- Banned the writings of Martin Luther
- This decree labeled him a heretic and an enemy of the Catholic state
- One of the main conflicts that caused this was the selling of indulgences
German Peasants' Revolt
- When peasants wanted to be free from serfdom
- They destroyed everything
- Shocked Luther
- Luther wrote to princes about it but they showed no mercy
- The princes armies killed 100,000 people
- Caused many peasants to then reject Luther's religious leadership
- Organized the Protestant Reformation
- One of the three major divisions of Christendom
- Origins in Germany
- Begun in 1517 when Luther published the 95 Theses as a reaction to the selling of indulgences
Schmalkaldic League
- A defensive alliance of Lutheran princes within the Holy Roman Empire during the mid-16th century
- Originally started for religious motives after the start of the Protestant Reformation
- However, eventually intended to replace the Holy Roman Empire as their source of political allegiance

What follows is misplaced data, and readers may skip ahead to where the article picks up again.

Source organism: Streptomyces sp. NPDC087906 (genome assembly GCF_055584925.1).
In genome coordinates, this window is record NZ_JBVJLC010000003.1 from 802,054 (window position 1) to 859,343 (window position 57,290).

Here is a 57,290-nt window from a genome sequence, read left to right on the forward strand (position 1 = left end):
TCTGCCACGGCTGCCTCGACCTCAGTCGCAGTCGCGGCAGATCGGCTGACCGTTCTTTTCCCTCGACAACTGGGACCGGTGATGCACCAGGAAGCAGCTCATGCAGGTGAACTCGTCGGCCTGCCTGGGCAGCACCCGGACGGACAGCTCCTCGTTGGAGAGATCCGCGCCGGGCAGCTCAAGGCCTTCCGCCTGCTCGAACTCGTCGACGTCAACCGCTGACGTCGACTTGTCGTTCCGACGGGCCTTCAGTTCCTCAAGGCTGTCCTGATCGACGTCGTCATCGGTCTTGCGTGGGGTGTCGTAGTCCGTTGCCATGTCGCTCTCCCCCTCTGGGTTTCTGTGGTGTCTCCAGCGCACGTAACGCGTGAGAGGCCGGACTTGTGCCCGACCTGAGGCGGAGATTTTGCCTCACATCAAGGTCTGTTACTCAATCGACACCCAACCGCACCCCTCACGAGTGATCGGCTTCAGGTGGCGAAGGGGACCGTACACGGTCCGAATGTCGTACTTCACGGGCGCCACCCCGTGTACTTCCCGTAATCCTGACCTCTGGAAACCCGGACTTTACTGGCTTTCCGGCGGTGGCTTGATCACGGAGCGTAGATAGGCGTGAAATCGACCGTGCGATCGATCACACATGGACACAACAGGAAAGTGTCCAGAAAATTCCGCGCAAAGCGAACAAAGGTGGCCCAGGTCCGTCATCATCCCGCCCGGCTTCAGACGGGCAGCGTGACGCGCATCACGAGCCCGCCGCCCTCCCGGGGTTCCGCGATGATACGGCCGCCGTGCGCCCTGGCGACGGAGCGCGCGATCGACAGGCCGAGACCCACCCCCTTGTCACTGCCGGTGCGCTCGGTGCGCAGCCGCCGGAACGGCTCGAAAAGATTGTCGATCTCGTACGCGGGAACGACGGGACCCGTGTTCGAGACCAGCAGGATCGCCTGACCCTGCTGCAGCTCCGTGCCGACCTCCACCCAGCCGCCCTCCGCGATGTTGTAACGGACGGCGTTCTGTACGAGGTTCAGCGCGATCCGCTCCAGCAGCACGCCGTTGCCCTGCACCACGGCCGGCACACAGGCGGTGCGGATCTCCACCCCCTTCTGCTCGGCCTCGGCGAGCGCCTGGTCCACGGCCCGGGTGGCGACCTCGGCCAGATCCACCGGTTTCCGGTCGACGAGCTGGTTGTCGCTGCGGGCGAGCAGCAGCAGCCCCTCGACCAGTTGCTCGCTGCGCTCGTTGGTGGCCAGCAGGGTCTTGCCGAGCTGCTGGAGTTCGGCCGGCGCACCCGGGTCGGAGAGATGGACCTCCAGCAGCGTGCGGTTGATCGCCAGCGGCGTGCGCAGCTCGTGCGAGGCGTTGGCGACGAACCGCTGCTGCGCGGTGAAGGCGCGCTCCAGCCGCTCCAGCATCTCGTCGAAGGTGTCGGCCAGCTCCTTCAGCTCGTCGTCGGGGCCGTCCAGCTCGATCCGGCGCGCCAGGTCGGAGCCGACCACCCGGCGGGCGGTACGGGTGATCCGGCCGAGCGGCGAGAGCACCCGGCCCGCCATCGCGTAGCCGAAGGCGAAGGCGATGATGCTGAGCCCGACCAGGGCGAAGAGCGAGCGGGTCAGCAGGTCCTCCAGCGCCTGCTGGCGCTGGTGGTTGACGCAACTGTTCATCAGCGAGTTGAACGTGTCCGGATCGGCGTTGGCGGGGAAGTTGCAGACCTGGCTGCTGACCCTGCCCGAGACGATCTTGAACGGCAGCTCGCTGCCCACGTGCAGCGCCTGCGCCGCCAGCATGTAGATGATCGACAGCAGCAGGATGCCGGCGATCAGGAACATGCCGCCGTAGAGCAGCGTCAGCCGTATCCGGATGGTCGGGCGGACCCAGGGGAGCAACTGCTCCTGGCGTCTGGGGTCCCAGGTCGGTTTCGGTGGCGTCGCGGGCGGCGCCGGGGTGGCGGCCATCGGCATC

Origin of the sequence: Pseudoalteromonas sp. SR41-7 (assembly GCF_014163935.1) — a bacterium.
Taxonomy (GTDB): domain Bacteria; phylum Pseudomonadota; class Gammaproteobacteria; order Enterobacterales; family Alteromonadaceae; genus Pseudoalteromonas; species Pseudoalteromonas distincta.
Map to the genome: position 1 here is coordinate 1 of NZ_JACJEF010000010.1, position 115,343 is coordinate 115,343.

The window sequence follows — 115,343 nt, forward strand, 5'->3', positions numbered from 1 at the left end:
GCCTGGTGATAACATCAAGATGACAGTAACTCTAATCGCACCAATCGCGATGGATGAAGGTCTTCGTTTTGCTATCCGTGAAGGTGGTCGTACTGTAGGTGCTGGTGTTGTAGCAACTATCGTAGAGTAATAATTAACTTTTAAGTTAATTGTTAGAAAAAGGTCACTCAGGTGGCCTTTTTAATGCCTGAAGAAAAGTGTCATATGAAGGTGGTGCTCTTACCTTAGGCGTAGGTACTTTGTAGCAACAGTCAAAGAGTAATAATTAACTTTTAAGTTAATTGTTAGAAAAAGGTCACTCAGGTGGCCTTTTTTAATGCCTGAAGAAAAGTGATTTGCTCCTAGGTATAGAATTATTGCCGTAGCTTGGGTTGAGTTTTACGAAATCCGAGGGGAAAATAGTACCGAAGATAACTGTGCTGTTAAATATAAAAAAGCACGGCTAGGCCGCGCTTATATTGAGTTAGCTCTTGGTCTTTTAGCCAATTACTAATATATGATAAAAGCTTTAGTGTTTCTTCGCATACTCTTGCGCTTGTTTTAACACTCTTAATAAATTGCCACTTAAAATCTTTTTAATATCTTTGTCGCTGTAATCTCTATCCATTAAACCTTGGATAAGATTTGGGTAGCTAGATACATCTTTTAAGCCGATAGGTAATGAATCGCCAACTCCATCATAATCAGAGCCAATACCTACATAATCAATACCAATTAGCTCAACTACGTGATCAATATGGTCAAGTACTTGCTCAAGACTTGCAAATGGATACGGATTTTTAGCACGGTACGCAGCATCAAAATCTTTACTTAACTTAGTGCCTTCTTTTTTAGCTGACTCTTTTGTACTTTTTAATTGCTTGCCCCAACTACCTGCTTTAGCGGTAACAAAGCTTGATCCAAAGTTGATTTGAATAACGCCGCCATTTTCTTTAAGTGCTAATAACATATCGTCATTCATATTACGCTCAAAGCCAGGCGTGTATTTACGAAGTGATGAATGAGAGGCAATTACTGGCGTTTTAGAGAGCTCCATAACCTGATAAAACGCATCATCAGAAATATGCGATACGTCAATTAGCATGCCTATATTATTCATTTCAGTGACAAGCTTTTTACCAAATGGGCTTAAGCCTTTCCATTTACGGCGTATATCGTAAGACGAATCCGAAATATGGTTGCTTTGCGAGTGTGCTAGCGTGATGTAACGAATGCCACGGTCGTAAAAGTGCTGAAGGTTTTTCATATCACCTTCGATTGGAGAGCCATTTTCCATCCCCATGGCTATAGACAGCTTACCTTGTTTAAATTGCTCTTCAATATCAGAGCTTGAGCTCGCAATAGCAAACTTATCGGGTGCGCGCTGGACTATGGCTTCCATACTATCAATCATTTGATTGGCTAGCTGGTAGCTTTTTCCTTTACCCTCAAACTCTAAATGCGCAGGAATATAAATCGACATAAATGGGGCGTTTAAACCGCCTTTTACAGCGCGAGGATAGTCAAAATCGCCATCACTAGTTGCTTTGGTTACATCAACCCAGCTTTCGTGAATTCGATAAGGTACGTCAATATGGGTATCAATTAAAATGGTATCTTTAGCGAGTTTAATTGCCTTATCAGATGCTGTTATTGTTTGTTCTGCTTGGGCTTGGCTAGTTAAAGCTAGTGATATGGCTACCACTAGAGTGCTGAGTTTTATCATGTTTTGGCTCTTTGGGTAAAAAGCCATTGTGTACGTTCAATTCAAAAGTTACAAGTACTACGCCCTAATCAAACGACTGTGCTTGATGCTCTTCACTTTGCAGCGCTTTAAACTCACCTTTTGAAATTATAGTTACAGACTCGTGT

- Substantial military to defend political and religious interests
Huldrych Zwingli
- a.k.a. Ulrich Zwingli
- leader of the Reformation in Switzerland
- Preached ideas on reforming the Catholic Church
- He attacked the custom of fasting during Lent
- Agreed with clerical marriage
Sacramentarian Controversy
- Doctrine of the real presence of Christ in the Eucharist
- Established in the Roman Church
- First major doctrinal dispute among Protestants
- Sealed by Augsburg Confession of 1530
- Secretariats who formed communities of believers in Switzerland and sOuthern Germany
- Sought isolation form struggles of sinful world
- Wouldn't participate in political life and didn't believe in having ties with temporal government rejecting secular agreements, refused to take civil oaths, pay taxes, hold public office or serve in army
Jean Calvin
- French Protestant
- Stressed doctrine of predestination
- Established center of his group at Swiss canton of Geneva
- Encouraged ideas of wider access to government, wider public education
- Calvinism spread from Switzerland to northern Europe and North America
- The belief that what happens in human life has already been determined by some higher power
Act of Supremacy
- Declared the king (Henry VIII) the supreme head of the church of England in 1534
Ignatius Loyola